How to Prepare for a Cross-Country Road Trip

August 5, 2015 8:00 AM

Photo Credit: Thinkstock

Photo Credit: Thinkstock

Summer is well past the halfway point and if you’re still mulling over a cross-country trip before Labor Day, now is the time to really get serious. It doesn’t matter if you’re traveling with family or traveling solo, a coast-to-coast trip is one of the best ways to enjoy America’s natural beauty and its hidden gems. But getting under way without some advance planning could make what was meant to be the trip of a lifetime into a trip you wish you’d never took, especially in a place you’re unfamiliar with. To get you started on the right track to the best road trip ever, here are a few helpful tips for you to consider.
Create An Itinerary 

With nothing but the road ahead, some travelers may opt for a spontaneous journey across the country. But if this is your first extended road trip or you don’t like surprises, you’re bound to have a far better experience by creating an itinerary. You can start by picking up a map of the United States or simply viewing a map online. Whether you’re looking at a digital or paper version, a map of the country will allow you to determine which route you’d like to travel and estimate the number of days it might take. Among the most popular routes are Interstate 80 that extends between downtown San Francisco and Teaneck, New Jersey, just west of Manhattan. While Google Maps can be a great resource for mapping your trip, an excellent map of the historic Lincoln Highway is also worth reviewing. Other recommended routes you can consider on a coast-to-coast trip include U.S. Route 50, Interstate 90 and Interstate 40, traveling along much of the iconic U.S. Route 66. Lastly, while you’re preparing your itinerary, take some extra time to determine what attractions you’d like to see along the way and if any costs are involved.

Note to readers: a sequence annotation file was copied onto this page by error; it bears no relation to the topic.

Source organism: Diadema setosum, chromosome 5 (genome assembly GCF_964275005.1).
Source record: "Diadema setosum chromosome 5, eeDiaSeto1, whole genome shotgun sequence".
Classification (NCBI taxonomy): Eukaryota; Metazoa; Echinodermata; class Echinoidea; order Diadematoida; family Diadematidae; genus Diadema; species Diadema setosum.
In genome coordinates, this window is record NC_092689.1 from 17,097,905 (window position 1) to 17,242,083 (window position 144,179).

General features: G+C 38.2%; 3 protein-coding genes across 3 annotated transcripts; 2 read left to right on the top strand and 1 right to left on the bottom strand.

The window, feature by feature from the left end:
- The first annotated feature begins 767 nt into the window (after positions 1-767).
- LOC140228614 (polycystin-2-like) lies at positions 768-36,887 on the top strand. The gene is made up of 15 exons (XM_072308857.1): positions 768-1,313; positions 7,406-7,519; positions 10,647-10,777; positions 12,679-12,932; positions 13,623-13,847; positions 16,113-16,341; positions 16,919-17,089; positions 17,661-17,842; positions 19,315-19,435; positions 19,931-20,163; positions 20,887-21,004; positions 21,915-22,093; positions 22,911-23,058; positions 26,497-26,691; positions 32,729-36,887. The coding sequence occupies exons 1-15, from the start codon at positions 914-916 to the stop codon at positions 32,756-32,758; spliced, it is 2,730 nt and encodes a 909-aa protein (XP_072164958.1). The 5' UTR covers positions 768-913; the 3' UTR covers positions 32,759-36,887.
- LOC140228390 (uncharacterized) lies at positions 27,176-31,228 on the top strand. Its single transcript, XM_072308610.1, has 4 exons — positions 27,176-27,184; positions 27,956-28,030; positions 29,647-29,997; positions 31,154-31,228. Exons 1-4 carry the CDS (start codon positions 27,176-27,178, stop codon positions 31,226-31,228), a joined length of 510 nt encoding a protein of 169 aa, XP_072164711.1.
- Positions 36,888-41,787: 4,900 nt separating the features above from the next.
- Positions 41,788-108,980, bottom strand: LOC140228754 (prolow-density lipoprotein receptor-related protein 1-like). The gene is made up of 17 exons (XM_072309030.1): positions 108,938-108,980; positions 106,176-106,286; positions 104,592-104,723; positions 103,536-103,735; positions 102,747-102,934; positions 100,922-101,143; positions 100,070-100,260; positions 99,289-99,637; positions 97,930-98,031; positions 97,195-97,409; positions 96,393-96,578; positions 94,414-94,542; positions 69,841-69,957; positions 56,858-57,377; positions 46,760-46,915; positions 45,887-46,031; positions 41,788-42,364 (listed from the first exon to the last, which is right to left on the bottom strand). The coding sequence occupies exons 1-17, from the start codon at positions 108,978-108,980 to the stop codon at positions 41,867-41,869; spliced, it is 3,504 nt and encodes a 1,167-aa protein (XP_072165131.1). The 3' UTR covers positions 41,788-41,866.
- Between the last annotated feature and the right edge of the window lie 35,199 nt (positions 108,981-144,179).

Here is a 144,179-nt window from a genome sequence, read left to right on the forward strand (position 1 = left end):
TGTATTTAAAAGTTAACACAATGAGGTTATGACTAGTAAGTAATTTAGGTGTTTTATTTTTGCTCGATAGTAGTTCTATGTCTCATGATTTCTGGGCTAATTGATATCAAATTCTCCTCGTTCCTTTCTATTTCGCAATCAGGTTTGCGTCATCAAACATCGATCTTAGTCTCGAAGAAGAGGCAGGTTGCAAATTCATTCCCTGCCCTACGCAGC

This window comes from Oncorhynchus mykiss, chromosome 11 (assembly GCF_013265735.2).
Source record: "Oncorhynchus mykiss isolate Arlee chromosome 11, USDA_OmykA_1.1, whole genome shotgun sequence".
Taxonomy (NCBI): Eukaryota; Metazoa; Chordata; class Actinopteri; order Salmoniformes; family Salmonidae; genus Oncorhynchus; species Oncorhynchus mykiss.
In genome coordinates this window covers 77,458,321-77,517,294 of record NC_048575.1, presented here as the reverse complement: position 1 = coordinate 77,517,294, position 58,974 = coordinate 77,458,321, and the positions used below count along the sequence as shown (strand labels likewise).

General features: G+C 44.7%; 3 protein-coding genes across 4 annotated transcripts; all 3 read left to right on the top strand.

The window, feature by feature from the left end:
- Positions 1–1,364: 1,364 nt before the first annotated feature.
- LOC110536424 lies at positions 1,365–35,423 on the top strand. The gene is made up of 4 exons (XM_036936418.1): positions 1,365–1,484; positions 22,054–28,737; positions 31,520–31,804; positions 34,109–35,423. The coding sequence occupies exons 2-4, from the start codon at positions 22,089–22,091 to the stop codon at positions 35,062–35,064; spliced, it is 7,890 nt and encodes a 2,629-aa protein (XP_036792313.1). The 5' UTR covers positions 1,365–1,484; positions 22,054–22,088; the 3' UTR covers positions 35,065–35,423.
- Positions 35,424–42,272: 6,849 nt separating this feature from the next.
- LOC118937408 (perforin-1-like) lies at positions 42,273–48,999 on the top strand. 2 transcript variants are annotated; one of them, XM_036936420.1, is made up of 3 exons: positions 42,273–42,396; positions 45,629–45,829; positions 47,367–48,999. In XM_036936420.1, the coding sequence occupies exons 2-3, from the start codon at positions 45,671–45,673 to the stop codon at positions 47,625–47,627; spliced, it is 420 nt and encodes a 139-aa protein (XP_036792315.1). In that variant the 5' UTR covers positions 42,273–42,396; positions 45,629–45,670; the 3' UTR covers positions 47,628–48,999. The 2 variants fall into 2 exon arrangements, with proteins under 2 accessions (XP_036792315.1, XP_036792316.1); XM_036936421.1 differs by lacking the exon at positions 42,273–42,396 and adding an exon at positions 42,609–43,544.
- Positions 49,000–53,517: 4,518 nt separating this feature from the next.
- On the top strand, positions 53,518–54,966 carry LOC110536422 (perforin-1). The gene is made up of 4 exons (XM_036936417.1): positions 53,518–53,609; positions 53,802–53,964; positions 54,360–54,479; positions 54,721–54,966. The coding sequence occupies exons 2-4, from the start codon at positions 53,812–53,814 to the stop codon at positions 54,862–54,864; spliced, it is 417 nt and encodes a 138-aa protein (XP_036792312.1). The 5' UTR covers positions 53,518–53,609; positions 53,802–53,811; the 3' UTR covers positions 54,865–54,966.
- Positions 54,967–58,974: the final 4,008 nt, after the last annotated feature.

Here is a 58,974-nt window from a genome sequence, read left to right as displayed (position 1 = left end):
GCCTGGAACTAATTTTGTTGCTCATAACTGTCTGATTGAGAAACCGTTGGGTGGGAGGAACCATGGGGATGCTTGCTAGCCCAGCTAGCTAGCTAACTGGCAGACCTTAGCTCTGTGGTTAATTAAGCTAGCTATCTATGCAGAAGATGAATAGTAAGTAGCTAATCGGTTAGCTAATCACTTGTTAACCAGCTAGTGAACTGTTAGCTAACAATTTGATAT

Related: 5 Discounts Any City Offers

Expedia Mobile App (credit: Randy Yagi)

Expedia Mobile App (credit: Randy Yagi)


Make Lodging Reservations In Advance

It doesn’t matter if you’re staying in a hotel or camping out, advance reservations can help you save money and lessen your risk of being greeted with a “No Vacancy” sign. Online travel sites like Expedia, Orbitz and Priceline are all excellent resources in which to book advanced reservations as well as travel search engine sites like Trivago, Hipmunk and Kayak that allow you to compare prices amongst competing sites. You can also receive a discount towards your lodging if you use a mobile device to book your trip through sites that include Expedia, Orbitz and Hotwire.If you want to camp out for part or all of your trip, Reserve America and Recreation.gov are among the great sites to begin your search. If you still insist on booking on the fly, any of the aforementioned travel sites offer last minute bargains in addition to top-rated last minute travel apps like HotelTonight and Last Minute Travel.

Decide Upon A Budget